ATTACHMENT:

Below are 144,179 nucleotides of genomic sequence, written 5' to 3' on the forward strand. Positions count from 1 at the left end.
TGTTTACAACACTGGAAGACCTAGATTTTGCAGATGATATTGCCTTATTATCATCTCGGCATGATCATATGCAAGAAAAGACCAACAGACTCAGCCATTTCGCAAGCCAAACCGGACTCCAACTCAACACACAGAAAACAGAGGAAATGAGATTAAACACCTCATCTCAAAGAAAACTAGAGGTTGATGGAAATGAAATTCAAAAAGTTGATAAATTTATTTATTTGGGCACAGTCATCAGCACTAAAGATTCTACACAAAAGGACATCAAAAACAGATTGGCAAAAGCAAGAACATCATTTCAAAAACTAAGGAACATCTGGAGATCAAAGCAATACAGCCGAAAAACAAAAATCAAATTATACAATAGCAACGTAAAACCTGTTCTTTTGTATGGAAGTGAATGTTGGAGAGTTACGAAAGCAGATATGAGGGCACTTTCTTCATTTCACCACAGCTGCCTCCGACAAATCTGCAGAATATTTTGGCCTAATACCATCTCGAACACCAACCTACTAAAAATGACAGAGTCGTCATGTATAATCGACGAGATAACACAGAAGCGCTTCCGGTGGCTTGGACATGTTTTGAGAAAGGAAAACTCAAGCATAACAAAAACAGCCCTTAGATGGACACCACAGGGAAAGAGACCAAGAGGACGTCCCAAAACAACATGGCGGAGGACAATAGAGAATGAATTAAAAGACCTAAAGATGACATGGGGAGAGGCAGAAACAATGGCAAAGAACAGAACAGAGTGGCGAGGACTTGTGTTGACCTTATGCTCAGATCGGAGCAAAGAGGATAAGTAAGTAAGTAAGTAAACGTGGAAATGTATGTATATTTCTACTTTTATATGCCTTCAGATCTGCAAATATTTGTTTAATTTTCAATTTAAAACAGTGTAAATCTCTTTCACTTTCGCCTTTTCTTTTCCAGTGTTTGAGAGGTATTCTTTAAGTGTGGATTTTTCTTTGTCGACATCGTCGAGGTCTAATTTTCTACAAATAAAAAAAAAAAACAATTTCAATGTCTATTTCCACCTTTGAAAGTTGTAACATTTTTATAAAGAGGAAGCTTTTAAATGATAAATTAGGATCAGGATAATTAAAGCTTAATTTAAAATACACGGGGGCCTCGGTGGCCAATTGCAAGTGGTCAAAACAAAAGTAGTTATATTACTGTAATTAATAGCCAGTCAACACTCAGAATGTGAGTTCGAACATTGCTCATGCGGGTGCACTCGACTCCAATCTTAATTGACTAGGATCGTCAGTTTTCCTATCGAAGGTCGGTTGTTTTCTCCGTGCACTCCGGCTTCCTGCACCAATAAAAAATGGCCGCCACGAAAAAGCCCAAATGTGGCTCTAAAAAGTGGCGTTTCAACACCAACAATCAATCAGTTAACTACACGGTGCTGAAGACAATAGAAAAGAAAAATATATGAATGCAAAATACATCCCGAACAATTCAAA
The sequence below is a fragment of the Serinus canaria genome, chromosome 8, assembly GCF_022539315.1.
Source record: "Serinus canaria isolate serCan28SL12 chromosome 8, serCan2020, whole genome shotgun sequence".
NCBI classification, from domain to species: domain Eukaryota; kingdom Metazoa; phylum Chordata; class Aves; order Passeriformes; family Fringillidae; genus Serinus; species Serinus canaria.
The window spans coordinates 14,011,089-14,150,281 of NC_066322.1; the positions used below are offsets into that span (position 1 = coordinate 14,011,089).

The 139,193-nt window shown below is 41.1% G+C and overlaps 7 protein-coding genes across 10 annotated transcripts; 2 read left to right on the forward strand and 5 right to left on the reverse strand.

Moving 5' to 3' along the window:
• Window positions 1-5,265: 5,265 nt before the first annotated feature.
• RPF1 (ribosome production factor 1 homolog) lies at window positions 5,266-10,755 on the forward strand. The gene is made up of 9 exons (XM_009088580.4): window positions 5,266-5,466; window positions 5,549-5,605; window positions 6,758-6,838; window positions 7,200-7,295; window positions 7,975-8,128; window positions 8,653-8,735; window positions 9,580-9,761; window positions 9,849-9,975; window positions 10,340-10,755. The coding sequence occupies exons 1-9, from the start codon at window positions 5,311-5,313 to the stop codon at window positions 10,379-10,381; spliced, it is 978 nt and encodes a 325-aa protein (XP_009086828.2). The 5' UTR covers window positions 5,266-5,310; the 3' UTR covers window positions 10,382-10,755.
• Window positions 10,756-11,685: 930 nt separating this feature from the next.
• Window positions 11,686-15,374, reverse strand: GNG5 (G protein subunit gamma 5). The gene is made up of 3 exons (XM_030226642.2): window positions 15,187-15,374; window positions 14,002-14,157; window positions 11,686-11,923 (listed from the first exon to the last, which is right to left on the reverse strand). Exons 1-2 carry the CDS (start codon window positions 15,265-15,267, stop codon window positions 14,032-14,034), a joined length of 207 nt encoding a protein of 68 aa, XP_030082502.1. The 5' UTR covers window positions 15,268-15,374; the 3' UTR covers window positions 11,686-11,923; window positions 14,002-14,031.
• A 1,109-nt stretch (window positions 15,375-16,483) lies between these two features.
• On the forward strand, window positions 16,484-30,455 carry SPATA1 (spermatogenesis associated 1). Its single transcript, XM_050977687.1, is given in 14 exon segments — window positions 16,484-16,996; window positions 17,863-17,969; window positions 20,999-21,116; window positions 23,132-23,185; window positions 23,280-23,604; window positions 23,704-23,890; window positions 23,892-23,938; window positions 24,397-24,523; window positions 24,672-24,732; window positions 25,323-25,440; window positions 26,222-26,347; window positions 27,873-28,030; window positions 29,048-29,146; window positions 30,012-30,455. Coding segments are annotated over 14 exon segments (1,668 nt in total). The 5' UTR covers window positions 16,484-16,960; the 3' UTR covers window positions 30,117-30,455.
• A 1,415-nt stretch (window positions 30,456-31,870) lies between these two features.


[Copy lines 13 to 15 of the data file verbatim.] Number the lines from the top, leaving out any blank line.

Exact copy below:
• A 1,109-nt stretch (window positions 15,375-16,483) lies between these two features.
• On the forward strand, window positions 16,484-30,455 carry SPATA1 (spermatogenesis associated 1). Its single transcript, XM_050977687.1, is given in 14 exon segments — window positions 16,484-16,996; window positions 17,863-17,969; window positions 20,999-21,116; window positions 23,132-23,185; window positions 23,280-23,604; window positions 23,704-23,890; window positions 23,892-23,938; window positions 24,397-24,523; window positions 24,672-24,732; window positions 25,323-25,440; window positions 26,222-26,347; window positions 27,873-28,030; window positions 29,048-29,146; window positions 30,012-30,455. Coding segments are annotated over 14 exon segments (1,668 nt in total). The 5' UTR covers window positions 16,484-16,960; the 3' UTR covers window positions 30,117-30,455.
• A 1,415-nt stretch (window positions 30,456-31,870) lies between these two features.